The sheer difficulty of the courses made the performances of several U.S. riders all the more impressive, however. Two of the five riders in the Friday jump-off were sporting American flags on their jackets, and all but one rider, Margie Engle, made the cut to continue on to Sunday’s final rounds.

Like Fellers, Wylde and Esplanade 7 also logged a clear round Sunday afternoon to bounce back from their previous three-rail round. Kent Farrington landed in 13th place with Up Chiqui after pulling just one rail in each of Sunday’s rounds. Close on his heels were Lauren Hough and Quick Study, who had two rails in Round A and one rail with 1 time fault in Round B, placing 14th.

Richard Spooner took 18th place with Cristallo, followed by Mandy Porter in 19th with Summer. Brianne Goutal did not jump in Sunday’s Round B, while Todd Minikus retired during Round A.

On the whole, U.S. Team Chef d’Equipe George Morris was “very happy” with his riders’ performances.

“There were 10 horses here, and in the Super League we have another nine,” he said. “So we have almost 20 [combinations] who are at least decent at this level. That’s depth. We work to encourage and nurture depth, so I’m very encouraged.” 



Torano Turns Some Heads

After putting in a slow round with two rails in the speed leg, World Cup Final rookies Danielle Torano and Vancouver D’Auvray were the lowest-placed U.S. pair. But by the end of the final round on Sunday, their collective performances had caught the attention of the European contingent and could easily have earned a “most improved” award at the competition.

“I had been to the World Cup in Gothenburg before, but as a spectator and not a rider,” Torano said. “So you think you know what it’s going to be like, but then you get there and realize you have no idea. I’d seen some of these riders, but I don’t know them. I thought, basically, ‘Just don’t go and make a disaster.’ ”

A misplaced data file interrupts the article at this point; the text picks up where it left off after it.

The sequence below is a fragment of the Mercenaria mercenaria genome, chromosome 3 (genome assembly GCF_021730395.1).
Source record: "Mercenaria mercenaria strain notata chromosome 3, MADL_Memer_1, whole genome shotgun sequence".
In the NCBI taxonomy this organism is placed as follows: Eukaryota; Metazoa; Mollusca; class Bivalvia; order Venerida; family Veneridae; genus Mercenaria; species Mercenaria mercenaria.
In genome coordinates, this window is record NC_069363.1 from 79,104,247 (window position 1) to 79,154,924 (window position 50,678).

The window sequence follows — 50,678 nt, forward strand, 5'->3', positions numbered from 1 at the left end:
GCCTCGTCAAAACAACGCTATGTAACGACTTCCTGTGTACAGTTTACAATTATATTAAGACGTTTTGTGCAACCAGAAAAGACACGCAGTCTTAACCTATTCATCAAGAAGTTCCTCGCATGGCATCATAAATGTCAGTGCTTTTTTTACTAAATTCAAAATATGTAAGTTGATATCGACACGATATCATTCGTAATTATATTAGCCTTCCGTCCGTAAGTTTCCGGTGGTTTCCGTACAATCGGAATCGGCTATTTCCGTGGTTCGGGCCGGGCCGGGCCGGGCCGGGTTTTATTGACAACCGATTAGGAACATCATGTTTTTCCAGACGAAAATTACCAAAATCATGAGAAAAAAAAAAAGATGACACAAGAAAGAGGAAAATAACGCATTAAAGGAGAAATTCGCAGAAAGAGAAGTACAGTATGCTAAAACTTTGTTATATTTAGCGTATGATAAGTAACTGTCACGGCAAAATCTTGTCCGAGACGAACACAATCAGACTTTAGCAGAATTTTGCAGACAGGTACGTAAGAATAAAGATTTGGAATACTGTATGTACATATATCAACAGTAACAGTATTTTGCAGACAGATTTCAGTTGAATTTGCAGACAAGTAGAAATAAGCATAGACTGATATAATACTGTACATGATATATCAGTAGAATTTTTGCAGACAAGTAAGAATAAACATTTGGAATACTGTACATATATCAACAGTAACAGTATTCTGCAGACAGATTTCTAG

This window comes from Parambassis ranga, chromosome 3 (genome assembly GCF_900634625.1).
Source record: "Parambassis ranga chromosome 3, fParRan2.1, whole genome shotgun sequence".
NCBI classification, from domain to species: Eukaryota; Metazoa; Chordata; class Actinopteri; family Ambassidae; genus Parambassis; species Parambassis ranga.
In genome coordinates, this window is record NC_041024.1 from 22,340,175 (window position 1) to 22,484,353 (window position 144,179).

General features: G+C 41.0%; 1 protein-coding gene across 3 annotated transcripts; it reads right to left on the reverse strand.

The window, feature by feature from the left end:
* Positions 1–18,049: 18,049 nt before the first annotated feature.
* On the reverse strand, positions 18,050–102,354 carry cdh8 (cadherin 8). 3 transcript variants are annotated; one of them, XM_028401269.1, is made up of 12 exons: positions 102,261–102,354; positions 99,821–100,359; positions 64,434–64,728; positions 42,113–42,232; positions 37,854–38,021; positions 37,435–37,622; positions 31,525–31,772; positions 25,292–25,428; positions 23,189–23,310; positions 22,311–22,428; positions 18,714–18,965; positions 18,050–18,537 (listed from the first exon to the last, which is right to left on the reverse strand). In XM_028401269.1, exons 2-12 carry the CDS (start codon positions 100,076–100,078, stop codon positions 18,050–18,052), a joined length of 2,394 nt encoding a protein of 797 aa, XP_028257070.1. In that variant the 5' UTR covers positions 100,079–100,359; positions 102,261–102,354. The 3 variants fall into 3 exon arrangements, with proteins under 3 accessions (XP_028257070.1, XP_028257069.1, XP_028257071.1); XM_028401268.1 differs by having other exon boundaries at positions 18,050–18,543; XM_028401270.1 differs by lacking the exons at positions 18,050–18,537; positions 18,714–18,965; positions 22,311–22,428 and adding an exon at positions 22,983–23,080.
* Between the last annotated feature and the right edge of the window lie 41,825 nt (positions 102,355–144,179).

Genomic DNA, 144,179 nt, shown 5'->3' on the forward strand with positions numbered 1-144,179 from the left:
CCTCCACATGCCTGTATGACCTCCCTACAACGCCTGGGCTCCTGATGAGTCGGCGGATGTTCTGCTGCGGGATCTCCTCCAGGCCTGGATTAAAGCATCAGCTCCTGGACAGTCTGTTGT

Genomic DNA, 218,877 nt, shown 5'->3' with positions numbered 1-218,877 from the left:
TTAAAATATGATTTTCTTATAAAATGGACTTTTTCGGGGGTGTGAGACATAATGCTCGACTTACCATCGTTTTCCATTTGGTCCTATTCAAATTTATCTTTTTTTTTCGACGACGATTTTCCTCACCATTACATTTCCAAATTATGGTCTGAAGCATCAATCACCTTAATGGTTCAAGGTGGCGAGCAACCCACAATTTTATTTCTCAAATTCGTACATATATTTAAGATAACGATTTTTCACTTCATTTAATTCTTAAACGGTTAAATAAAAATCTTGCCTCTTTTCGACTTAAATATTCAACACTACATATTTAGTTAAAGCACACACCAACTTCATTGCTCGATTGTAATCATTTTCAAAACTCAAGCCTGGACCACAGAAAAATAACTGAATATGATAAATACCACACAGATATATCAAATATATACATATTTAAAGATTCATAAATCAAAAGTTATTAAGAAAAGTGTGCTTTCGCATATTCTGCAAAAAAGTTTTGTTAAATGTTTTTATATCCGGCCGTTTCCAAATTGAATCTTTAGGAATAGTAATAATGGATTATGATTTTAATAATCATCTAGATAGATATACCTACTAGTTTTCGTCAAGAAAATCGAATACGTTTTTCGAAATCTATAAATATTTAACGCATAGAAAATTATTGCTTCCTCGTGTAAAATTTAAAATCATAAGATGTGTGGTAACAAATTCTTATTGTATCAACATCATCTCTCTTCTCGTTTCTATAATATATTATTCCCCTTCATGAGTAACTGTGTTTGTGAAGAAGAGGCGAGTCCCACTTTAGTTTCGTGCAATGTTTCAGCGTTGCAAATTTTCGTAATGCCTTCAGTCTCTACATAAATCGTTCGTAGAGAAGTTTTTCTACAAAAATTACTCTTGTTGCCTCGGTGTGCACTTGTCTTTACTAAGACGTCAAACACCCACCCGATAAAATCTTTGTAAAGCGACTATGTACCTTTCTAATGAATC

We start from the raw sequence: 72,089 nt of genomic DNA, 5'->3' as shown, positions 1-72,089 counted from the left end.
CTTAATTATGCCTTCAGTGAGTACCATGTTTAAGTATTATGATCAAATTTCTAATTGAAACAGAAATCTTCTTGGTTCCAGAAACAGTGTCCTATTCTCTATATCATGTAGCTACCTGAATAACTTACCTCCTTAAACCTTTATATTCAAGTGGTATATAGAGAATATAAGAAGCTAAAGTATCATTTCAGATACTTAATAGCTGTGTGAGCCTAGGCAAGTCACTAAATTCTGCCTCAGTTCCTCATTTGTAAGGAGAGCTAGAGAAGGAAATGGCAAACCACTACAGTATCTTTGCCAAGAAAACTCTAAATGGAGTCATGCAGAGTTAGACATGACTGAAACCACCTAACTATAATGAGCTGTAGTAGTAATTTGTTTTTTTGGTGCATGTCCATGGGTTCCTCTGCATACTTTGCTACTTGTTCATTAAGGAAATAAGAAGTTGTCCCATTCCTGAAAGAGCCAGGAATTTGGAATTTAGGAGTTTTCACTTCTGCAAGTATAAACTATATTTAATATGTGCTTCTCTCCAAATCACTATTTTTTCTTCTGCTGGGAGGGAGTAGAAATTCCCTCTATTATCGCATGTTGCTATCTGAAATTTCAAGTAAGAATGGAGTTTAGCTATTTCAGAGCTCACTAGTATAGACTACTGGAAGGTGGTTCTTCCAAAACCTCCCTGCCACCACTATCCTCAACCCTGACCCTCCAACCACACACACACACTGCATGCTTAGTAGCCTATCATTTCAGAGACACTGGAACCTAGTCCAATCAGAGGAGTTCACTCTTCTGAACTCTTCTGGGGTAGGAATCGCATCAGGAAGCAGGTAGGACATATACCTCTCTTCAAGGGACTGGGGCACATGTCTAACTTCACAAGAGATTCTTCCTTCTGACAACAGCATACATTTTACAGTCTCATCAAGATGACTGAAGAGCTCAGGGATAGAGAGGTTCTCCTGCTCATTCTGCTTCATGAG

Torano, 34, of Ft. Lauderdale, Fla., is married to fellow international show jumper Jimmy Torano, so she knows the ins and outs of competitions. She and Vancouver D’Auvray, a 10-year-old Belgian Warmblood stallion owned by Sir Ruly Inc., have been competing together for two years. But riding in her first European show was a huge step up in her own riding career.

“I took another horse along—Marlo—to do in some other classes,” she explained. “And once I got here I kind of wondered whether it was worth it, because it was so expensive, but I ended up being so glad I did. It was pretty nerve-wracking walking in [to the Scandinavium Arena] the first time. I’ve never been to a show that has that kind of atmosphere and feeling to it.”

Torano’s breakthrough performance came in Friday’s grand prix leg, where her scopey, forward round earned her 10th place. Vancouver had a few hard rubs, but only one rail fell. They added 1 time penalty. Their score stood as the best for 10 more rounds, until Torano’s fellow American Lauren Hough took over the lead.

“I walked that course and thought, ‘Oh my gosh, these are huge,’ ” Torano said. “I had one rail down, but my horse just jumped as well as he could have jumped. That was pretty exciting to be sitting there halfway through the class and see my name and my horse’s name still leading.”

With two 8-fault rounds on Sunday, Torano finished in 17th place overall.

“Danielle has a great talent and a great touch,” U.S. Chef d’Equipe George Morris said. “She showed at this competition that she can be right there. She’s very tactful in her riding.”

“For my first time I was really happy with my results with both my horses,” Torano said. “I rode the best I could. But I wish I could go back now and do one more round and figure it out a little bit. If I could do it again, I think I could make it a little bit better. Hopefully we’ll be back again.”

Kat Netzler